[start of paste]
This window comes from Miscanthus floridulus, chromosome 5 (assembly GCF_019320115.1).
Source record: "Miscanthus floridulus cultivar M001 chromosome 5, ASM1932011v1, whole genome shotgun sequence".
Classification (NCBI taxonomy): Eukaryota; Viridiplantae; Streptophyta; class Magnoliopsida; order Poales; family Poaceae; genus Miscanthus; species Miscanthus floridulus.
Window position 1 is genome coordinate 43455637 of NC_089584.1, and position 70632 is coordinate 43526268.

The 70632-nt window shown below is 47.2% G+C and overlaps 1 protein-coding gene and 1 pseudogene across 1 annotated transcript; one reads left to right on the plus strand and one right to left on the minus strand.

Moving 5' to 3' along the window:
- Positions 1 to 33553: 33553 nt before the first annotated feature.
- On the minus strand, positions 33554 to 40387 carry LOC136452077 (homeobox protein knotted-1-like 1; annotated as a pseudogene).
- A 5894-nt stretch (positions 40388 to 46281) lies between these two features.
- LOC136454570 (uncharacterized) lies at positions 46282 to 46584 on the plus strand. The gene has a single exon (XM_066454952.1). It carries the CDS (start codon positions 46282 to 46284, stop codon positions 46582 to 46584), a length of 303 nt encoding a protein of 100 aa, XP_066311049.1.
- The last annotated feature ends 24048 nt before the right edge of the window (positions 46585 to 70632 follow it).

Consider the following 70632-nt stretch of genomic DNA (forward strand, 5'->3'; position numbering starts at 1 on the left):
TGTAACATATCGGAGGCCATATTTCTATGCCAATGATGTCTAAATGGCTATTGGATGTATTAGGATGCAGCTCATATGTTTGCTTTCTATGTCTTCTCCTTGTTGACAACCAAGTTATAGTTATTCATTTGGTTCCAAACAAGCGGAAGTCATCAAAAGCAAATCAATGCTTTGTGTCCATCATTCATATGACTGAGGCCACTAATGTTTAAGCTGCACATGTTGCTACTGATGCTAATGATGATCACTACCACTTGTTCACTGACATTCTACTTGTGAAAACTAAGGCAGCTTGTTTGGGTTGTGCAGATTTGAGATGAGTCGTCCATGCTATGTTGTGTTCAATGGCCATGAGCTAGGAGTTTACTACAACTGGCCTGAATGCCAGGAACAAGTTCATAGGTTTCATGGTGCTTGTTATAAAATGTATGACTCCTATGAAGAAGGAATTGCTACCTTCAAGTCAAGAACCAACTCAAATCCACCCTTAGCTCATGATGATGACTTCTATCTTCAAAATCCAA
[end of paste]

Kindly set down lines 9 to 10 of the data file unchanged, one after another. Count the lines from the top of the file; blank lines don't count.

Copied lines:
- A 5894-nt stretch (positions 40388 to 46281) lies between these two features.
- LOC136454570 (uncharacterized) lies at positions 46282 to 46584 on the plus strand. The gene has a single exon (XM_066454952.1). It carries the CDS (start codon positions 46282 to 46284, stop codon positions 46582 to 46584), a length of 303 nt encoding a protein of 100 aa, XP_066311049.1.